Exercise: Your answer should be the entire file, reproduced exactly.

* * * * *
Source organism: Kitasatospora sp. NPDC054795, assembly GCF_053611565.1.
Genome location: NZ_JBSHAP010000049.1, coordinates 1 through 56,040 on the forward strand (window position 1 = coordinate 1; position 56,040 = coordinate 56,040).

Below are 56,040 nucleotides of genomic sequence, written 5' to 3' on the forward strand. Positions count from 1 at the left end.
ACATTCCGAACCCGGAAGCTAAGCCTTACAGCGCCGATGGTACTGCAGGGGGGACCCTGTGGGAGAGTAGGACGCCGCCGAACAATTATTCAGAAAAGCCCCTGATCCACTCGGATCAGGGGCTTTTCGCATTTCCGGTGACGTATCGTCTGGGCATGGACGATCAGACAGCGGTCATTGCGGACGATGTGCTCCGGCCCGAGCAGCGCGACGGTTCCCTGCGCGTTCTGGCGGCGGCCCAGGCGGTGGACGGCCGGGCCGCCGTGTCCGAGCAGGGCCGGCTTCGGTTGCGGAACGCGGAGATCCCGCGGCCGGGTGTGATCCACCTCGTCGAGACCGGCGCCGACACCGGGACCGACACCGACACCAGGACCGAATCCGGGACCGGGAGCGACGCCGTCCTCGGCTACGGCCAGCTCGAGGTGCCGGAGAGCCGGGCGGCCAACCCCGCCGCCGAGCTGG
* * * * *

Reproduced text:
Source organism: Kitasatospora sp. NPDC054795, assembly GCF_053611565.1.
Genome location: NZ_JBSHAP010000049.1, coordinates 1 through 56,040 on the forward strand (window position 1 = coordinate 1; position 56,040 = coordinate 56,040).

Below are 56,040 nucleotides of genomic sequence, written 5' to 3' on the forward strand. Positions count from 1 at the left end.
ACATTCCGAACCCGGAAGCTAAGCCTTACAGCGCCGATGGTACTGCAGGGGGGACCCTGTGGGAGAGTAGGACGCCGCCGAACAATTATTCAGAAAAGCCCCTGATCCACTCGGATCAGGGGCTTTTCGCATTTCCGGTGACGTATCGTCTGGGCATGGACGATCAGACAGCGGTCATTGCGGACGATGTGCTCCGGCCCGAGCAGCGCGACGGTTCCCTGCGCGTTCTGGCGGCGGCCCAGGCGGTGGACGGCCGGGCCGCCGTGTCCGAGCAGGGCCGGCTTCGGTTGCGGAACGCGGAGATCCCGCGGCCGGGTGTGATCCACCTCGTCGAGACCGGCGCCGACACCGGGACCGACACCGACACCAGGACCGAATCCGGGACCGGGAGCGACGCCGTCCTCGGCTACGGCCAGCTCGAGGTGCCGGAGAGCCGGGCGGCCAACCCCGCCGCCGAGCTGG